superimposed by special effects editors.
Blue Sky: A film term that
involves camera and editing tricks.
Booker: An agency employee who
books the models for their assignments.
Booking Editor: Selects the
models assignments or jobs for the calendar
Boom: A pipe or pole supporting
an overhead microphone, light, or camera.
Box Set: A set made up of flats
enclosing the acting space, usually used to
represent a room or an interior.
Buyer: A person who does the
wholesale buying of products for a company.
Buyout: An agreed-to in advance
of full payment to a performer in lieu of
Buzzer: Sound device used in a
film/TV production that, with a single long
tone, cues everyone to be quiet for a scene, and
with two shorter tones, indicates that scene has
CARAS: (Canadian Academy of
Recording Arts and Sciences): An
association of individuals involved in
the Canadian music and recording
CHR: (Contemporary Hit Radio):
Top 40 pop music.
CIRPA: Canadian Independent
Record Producers Association.
CMA: Country Music Association.
CMPA: Church Music Publishers
CMRRA: (Canadian Musical
Reproduction Rights Association): A
mechanical rights agency. CRIA: Canadian
Recording Industry Association.
C & W: Country and Western.
Cabaret: Generally a restaurant
that features musical or other form of
entertainment while providing room for
Call Back: A second audition
for a part.
Call Sheet: On a film or TV
show, this is prepared daily by the
production office and is a handy thing
to have. Among other things, it contains
a list of the actors who are working the
next day along with their call times.
Call-Time: Time a performer is
due on the set.
Camera Left: The actor's right
as he faces the camera.
Camera Right: The actor's left
as he faces the camera.
Cancellation: After a model has
been booked, he or she can be canceled
out. There is normally a clause
regarding time that may permit a model
to still earn a percentage of the rate
paid. There are time limits to these,
Card: A term you'll hear when
your agent is negotiating your billing
on a film or TV show. Your name might
appear alone on the screen ("separate
card") or with others ("shared card").
Cast Album: An audio recording
featuring music from a live musical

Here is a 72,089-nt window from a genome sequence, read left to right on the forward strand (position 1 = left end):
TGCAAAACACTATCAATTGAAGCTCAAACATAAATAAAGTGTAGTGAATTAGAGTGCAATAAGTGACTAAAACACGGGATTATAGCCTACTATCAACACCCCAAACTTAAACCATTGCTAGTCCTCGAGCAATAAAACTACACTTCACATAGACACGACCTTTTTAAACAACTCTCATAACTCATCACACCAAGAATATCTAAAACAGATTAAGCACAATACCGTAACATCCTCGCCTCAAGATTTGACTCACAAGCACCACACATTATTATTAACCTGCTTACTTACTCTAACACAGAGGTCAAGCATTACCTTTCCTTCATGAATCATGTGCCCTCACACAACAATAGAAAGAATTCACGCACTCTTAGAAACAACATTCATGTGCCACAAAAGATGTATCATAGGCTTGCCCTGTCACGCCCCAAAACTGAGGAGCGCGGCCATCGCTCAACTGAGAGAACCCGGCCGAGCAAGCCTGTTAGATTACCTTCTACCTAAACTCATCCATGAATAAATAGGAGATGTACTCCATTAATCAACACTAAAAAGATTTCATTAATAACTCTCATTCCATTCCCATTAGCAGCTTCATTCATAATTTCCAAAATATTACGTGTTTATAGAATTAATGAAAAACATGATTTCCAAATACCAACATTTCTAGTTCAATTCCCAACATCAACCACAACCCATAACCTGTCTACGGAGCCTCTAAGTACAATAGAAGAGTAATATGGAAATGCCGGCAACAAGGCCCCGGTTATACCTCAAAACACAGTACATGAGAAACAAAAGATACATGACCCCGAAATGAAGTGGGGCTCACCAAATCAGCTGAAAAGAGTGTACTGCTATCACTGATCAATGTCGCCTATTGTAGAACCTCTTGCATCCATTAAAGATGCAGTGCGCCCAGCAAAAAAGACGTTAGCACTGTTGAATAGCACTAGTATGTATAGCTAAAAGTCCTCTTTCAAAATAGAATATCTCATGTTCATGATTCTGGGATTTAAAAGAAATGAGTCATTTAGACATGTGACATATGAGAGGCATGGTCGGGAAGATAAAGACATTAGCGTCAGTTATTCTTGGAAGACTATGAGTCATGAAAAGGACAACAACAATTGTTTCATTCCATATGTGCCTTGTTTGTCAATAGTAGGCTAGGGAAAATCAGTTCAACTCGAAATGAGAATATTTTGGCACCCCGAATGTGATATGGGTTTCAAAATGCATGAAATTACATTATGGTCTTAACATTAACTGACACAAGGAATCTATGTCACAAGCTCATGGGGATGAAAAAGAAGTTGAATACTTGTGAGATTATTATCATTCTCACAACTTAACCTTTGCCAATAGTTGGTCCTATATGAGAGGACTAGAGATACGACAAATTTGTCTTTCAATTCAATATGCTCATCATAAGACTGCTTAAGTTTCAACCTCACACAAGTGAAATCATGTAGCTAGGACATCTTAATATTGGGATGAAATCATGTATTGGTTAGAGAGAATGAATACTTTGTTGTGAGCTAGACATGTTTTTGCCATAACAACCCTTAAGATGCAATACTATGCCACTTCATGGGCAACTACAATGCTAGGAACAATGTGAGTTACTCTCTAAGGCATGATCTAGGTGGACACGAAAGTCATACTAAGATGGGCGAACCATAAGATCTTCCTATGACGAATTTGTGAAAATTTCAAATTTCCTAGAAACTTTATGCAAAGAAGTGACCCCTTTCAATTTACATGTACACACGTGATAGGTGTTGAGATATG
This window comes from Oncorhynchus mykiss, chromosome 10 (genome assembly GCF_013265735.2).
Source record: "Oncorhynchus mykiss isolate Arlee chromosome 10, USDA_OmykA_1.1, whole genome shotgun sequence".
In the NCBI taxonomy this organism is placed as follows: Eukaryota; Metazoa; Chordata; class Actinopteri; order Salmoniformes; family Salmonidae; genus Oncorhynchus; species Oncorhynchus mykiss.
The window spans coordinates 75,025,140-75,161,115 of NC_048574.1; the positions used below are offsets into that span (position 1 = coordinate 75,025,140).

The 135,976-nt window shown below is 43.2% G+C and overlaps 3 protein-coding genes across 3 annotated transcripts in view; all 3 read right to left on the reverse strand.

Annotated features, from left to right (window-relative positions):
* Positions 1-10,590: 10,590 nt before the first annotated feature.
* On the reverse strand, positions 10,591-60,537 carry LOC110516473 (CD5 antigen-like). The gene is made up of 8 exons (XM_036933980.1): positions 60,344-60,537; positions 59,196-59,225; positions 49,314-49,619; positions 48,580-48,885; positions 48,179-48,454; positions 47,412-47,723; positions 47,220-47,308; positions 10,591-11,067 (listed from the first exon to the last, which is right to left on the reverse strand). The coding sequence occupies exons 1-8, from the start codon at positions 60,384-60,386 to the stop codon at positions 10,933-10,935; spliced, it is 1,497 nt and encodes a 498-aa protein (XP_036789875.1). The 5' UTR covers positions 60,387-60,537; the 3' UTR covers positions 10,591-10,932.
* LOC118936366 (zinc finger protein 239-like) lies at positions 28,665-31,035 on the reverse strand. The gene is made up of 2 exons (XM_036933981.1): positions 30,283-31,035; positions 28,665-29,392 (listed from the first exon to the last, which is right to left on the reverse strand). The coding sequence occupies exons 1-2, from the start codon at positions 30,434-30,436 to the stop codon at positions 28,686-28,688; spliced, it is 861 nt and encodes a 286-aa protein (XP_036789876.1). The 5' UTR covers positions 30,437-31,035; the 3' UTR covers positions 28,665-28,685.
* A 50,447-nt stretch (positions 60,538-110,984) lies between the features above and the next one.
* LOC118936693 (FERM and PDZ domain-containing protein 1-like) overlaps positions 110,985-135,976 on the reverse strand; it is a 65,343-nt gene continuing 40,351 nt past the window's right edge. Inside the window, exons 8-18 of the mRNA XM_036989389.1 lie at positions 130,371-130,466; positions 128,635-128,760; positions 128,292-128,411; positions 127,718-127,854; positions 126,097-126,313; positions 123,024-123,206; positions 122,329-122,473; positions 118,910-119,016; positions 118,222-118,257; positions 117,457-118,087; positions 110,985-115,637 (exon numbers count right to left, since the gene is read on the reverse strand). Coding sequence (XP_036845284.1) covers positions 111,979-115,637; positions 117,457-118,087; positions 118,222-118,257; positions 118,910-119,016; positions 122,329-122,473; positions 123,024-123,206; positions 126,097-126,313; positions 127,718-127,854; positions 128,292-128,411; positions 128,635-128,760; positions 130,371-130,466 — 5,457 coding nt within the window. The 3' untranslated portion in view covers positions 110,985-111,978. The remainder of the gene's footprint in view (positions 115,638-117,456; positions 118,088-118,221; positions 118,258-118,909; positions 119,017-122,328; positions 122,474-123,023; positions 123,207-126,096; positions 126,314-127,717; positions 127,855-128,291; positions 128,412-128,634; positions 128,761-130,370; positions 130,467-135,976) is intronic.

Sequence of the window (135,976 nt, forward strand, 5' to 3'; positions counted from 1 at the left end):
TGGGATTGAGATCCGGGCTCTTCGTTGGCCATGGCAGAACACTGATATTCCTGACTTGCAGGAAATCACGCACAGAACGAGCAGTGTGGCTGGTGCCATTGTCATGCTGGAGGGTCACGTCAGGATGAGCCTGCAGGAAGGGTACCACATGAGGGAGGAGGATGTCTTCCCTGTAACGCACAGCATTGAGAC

Casting Director: A director of
a film or any model assignment who may
also select the people and models for
Cast Party: Party for the cast
(and often crew) of a theatrical
production, typically after the final
Catalog Photography: Posing for
a catalog assignment. The model will
need to know how to pose to show all the
selling points of the costume provided.
Cattle Call: An open interview
or audition having a large number of
participants all vying for the same
Center Stage: (middle runway,
midstage); The middle point or section
of a stage.
Character Look: Appearance
characteristic of a certain type.
Character Model: A model who is
neither a straight commercial type or an
attractive fashion model type. Character
models usually have very individual or
unusual looks or skills.
Character Type: One of a group
or class of performers having similar
features or personalities.
Chart: The written arrangement
of a song.
Cheat to Camera: To
slightly-turn your face to the camera so
as to show more of your face.
Child Labor Laws: Government
regulations and guidelines covering the
employment of children. They vary from
state to state.
Children's Manager: One who
manages the careers of child performers.
May be a personal or business manager.
Children's Agent: An agent,
agency, or agency division specializing
in the representation of child
Choreographer (dance designer):
One who creates and supervises dance
movement in a production.
Cinematographer (director of
photography): The supervisor of
the many usage's of a motion picture
Clapboard: Two pieces of wood
that are slammed together at the
beginning of a scene, for the purpose of
facilitating the later synchronization
of picture and sound in the editing
Class A Commercial: Part of a
system for the remuneration of
commercial residuals, this is the most
lucrative type. Class A's are aired in
more than 20 cities. Other types of